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Tuesday, September 17, 2019  Spokane, Washington  Est. May 19, 1883
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News >  Spokane

Unity in the Community teaches children about cultures, awards school supplies

Crowds gather for the 25th Annual Unity in the Community at Riverfront Park in Spokane on Saturday, August 17, 2019. The region’s largest multi-cultural event consists of a Cultural Village, Entertainment, Career/Education Fair, Youth Area, Health Fair, Senior Resources and General Vendors. (Kathy Plonka / The Spokesman-Review)
Crowds gather for the 25th Annual Unity in the Community at Riverfront Park in Spokane on Saturday, August 17, 2019. The region’s largest multi-cultural event consists of a Cultural Village, Entertainment, Career/Education Fair, Youth Area, Health Fair, Senior Resources and General Vendors. (Kathy Plonka / The Spokesman-Review)

Charlie Lentz, 5, looked at a stamp on Saturday of a man kicking a ball.

“You know what sport that is?” said Janet Jorgensen, a representative of a German booth at the 25th-annual Unity in the Community, a free cultural event held Saturday at Riverfront Park.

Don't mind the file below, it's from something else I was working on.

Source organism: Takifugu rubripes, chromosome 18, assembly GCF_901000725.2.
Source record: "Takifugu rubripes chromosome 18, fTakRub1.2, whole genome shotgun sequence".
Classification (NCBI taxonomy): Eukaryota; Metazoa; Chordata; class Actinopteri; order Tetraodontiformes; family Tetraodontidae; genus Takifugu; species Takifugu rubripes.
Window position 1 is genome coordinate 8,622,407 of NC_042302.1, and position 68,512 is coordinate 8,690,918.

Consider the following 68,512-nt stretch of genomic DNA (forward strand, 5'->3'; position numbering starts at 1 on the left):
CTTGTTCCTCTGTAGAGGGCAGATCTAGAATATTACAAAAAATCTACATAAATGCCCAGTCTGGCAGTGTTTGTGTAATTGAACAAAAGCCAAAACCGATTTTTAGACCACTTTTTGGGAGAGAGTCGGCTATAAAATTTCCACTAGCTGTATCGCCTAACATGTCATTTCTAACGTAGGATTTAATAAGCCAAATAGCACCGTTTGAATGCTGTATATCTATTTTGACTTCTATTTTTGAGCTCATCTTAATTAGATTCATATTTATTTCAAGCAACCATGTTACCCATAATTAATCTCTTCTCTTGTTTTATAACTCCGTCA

“Soccer! Soccer!” Lentz said before hearing from Jorgensen that it’s Germany’s favorite sport.

Lentz was one of over a thousand children to attend the Saturday event, where students in kindergarten through middle school were given “passports” to collect stamps and trade them in for school supplies, said Mareesa Henderson, spokeswoman for Unity in the Community.

“The whole purpose is to celebrate and showcase diversity,” said Henderson. “As they walk through the (tents) they get an education. The point of it is to break down that fear” of being around other cultures.

Lentz said his favorite booth was Germany, because “they have cool rocks.”

This year, Unity in the Community was giving out 1,600 school supply bags.

“We tend to run out,” Henderson said.

Countries including Japan, Mexico, Denmark, the Philippines and more made an appearance at the event.

For the past 19 years, Jorgensen has come to Unity in the Community, she said. She acknowledged she doesn’t have a German last name but said anyone in Spokane is allowed to join the German-American Society, which she was promoting at the booth.

“People will ask all kinds of questions,” she said. “The point is to share.”

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